Summary from Goodreads:
In a narrative replete with poison arrows, devouring snakes, scientific miracles, and spiritual transformations, “State of Wonder” presents a world of stunning surprise and danger, rich in emotional resonance and moral complexity.
As Dr. Marina Singh embarks upon an uncertain odyssey into the insect-infested Amazon, she will be forced to surrender herself to the lush but forbidding world that awaits within the jungle. Charged with finding her former mentor Dr. Annick Swenson, a researcher who has disappeared while working on a valuable new drug, she will have to confront her own memories of tragedy and sacrifice as she journeys into the unforgiving heart of darkness. Stirring and luminous, “State of Wonder” is a world unto itself, where unlikely beauty stands beside unimaginable loss beneath the rain forest’s jeweled canopy.
I am always hazy about Ann Patchett books. I like them, like the words, the way she makes sentences, but I get an odd feeling that I was expecting something else. I can’t quite put my finger on it.
The premise of State of Wonder is really interesting (even if it reminded me of the movie Medicine Man in basic outline at the beginning). Brilliant/difficult researcher goes incommunicative while on a big R&D contract with a pharmaceutical company. The first person to try and find her falls ill and dies prompting the company to send Dr. Marina Singh who has a lot of personal baggage to deal with (not to mention a) why the company sends two cholesterol researchers after a fertility specialist and b) Marina has been sleeping with her boss and it’s a weird relationship).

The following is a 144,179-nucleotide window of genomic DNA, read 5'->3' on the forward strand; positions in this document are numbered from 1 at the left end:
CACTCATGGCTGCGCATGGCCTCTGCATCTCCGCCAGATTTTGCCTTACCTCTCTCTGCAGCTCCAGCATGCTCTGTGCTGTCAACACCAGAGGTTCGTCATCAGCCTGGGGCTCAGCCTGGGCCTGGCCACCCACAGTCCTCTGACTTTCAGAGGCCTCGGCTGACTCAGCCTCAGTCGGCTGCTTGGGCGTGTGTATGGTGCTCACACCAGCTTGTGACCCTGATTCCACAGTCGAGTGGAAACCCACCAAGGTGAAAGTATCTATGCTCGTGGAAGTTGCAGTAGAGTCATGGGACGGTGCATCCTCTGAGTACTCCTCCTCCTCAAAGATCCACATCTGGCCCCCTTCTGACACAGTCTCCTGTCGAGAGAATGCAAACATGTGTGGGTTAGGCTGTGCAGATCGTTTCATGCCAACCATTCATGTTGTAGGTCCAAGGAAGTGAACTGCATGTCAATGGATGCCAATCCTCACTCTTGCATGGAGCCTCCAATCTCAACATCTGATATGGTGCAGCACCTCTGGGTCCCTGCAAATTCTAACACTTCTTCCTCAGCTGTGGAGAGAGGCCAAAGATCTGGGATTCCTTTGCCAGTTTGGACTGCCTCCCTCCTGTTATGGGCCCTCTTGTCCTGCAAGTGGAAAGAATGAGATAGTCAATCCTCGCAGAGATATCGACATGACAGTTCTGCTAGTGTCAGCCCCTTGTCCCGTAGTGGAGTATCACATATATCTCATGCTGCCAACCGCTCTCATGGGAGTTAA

There is a lot of beauty in Patchett’s descriptions of the Amazonian rainforest as Marina heads deep into unknown territory and the whole thing takes on a lurid quality due to the hallucinogenic dreams induced by Marina’s anti-malarial medication. The research lab environs are meticulously created in the reader’s mind, the relationship between Marina and Dr. Swenson is developed to a very fine detail. But…there is a part of Marina that I don’t quite understand and she makes some decisions that don’t seem to make much sense to me.
There is a great value in the medical ethics brought up, turned over, and examined throughout the course of the book particularly in the value (or lack thereof) the “bottom line” of the pharmaceutical industry. It’s a multi-billion dollar business, very risky, and often will forgo the development of more “humanitarian” research in leiu of that which will benefit the western medical establishments who can afford the cost of questionably needed drugs.
Dear FTC: I purchased a copy of this book.